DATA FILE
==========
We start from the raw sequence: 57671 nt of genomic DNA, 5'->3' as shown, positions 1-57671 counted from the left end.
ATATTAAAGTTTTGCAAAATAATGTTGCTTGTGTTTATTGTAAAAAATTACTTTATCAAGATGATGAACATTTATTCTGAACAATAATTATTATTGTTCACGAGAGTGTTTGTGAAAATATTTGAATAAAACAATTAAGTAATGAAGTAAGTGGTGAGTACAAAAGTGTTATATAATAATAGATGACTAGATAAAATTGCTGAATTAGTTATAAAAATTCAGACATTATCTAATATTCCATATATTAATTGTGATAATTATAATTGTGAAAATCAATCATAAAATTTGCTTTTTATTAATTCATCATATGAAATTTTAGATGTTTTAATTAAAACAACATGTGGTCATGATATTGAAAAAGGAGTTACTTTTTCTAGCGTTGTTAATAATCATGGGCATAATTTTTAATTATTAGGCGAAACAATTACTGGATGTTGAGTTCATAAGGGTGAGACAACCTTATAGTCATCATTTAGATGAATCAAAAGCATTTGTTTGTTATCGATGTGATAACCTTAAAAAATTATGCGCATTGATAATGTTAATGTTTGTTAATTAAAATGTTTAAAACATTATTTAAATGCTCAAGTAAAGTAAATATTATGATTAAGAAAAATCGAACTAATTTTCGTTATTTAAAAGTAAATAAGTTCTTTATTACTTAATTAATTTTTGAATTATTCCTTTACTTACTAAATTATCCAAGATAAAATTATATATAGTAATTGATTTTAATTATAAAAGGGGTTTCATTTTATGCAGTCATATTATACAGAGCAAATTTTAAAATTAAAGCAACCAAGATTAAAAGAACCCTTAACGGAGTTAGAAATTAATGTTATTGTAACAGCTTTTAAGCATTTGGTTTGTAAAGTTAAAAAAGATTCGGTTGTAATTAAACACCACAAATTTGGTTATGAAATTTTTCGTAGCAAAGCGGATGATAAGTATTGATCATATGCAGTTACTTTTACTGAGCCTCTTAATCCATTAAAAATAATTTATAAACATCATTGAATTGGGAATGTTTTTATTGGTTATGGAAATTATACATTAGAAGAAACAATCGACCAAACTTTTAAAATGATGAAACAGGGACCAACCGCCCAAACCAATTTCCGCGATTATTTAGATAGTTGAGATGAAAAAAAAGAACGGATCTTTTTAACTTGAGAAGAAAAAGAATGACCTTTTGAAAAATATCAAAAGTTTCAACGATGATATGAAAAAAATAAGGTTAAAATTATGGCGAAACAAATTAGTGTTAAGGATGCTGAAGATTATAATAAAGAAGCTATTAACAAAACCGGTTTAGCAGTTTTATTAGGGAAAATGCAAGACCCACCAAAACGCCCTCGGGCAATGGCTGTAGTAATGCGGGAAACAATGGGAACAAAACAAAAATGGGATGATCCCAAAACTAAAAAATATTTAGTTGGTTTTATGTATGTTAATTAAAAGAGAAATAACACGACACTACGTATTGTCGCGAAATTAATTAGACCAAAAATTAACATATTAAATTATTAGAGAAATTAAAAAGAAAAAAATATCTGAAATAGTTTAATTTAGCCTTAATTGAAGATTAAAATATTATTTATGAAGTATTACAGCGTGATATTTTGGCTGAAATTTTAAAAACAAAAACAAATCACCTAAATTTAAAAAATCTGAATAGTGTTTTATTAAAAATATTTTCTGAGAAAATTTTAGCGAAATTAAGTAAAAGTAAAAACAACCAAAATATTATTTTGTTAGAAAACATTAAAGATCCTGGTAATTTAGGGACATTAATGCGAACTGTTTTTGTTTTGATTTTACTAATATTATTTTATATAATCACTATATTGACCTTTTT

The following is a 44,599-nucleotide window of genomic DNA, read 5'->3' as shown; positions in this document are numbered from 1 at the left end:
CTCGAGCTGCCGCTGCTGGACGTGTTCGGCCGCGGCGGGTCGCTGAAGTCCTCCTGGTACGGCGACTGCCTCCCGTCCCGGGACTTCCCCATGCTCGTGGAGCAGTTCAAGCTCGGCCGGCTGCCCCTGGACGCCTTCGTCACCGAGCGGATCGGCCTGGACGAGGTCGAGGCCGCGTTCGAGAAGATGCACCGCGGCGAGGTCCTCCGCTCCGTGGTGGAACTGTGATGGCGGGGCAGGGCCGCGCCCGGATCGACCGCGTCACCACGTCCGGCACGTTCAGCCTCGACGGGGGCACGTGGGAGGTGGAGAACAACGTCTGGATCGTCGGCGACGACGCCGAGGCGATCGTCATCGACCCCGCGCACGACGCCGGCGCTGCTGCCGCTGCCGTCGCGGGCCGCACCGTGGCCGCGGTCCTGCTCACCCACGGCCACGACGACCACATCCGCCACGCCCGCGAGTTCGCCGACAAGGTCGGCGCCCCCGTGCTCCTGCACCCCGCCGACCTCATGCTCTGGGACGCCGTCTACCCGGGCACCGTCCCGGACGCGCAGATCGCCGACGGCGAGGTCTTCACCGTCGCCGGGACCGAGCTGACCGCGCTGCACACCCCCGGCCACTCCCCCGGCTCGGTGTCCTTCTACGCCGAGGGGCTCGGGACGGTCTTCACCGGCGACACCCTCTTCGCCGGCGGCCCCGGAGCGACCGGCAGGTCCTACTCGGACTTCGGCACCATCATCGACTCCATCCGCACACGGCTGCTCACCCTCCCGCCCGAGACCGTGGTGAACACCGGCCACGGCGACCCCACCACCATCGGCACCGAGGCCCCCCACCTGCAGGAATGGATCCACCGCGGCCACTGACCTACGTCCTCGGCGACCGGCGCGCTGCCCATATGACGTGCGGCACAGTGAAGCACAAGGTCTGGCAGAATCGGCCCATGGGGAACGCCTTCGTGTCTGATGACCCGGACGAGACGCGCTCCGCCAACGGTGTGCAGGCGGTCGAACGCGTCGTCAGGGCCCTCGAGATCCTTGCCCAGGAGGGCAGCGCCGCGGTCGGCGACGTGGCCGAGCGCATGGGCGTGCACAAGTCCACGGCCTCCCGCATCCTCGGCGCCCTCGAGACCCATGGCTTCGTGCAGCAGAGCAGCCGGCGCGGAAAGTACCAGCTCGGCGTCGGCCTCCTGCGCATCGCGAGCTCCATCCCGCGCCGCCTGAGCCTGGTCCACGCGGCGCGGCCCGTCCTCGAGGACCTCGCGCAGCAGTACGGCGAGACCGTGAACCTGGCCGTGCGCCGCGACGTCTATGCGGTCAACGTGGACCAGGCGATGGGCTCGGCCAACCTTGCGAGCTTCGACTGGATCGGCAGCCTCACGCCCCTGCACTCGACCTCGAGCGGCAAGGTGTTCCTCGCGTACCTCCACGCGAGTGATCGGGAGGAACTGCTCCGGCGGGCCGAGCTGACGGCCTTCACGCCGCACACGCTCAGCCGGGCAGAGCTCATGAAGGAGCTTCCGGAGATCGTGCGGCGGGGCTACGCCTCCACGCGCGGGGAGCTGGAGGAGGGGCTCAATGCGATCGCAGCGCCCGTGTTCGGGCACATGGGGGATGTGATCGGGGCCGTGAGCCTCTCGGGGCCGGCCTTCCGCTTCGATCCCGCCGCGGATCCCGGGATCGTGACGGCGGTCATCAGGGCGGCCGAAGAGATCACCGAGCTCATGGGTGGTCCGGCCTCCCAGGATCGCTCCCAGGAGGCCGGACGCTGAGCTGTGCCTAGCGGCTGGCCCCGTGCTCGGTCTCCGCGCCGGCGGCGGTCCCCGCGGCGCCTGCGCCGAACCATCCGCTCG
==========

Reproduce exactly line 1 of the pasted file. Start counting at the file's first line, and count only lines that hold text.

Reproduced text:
We start from the raw sequence: 57671 nt of genomic DNA, 5'->3' as shown, positions 1-57671 counted from the left end.